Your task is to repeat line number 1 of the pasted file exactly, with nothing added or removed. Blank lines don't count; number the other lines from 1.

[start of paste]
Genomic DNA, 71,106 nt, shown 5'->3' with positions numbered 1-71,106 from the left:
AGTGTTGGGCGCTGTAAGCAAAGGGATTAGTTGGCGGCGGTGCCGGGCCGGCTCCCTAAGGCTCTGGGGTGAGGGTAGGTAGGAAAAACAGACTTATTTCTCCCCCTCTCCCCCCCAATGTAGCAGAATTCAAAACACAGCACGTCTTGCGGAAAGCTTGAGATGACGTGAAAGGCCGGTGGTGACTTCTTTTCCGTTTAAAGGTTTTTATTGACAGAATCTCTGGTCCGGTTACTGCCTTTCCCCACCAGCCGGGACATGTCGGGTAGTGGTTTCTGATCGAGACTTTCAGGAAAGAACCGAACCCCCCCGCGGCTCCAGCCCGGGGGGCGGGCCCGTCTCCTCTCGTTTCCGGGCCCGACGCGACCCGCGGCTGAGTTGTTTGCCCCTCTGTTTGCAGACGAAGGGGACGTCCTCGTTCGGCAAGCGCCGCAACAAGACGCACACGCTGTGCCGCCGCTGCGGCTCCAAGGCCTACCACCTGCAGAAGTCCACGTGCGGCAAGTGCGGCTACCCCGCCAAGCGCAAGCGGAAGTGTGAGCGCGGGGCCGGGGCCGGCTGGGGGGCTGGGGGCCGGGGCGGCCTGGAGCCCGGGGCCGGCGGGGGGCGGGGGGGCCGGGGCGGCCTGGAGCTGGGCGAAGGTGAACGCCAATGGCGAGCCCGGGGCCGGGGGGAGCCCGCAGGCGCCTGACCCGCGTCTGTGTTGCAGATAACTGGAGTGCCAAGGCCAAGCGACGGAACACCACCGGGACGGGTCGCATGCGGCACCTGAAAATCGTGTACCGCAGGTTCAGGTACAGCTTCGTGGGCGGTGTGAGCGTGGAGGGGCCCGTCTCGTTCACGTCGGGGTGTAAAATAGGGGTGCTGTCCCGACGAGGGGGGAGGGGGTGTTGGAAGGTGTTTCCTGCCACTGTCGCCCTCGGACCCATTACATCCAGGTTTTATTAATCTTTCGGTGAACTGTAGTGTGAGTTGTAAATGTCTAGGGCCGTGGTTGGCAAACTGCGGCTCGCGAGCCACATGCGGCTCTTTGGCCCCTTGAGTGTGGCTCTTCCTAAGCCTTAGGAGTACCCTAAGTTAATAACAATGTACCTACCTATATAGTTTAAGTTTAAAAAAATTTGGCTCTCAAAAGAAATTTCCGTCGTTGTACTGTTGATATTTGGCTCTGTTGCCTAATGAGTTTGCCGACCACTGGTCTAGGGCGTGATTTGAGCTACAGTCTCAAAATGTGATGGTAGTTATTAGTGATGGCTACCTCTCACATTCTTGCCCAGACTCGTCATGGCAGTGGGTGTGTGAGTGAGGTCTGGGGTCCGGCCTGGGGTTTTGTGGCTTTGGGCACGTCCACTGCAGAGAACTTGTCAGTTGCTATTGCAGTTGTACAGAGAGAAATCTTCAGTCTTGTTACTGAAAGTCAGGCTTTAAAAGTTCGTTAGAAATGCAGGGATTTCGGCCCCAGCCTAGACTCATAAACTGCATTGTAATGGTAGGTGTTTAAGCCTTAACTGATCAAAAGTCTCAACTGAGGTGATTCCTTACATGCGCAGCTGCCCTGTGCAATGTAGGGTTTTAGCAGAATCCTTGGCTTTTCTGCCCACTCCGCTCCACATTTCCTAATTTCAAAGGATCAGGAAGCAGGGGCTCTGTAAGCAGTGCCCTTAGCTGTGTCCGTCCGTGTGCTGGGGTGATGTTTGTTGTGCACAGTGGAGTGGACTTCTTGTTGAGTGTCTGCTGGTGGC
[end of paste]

Genomic DNA, 71,106 nt, shown 5'->3' with positions numbered 1-71,106 from the left: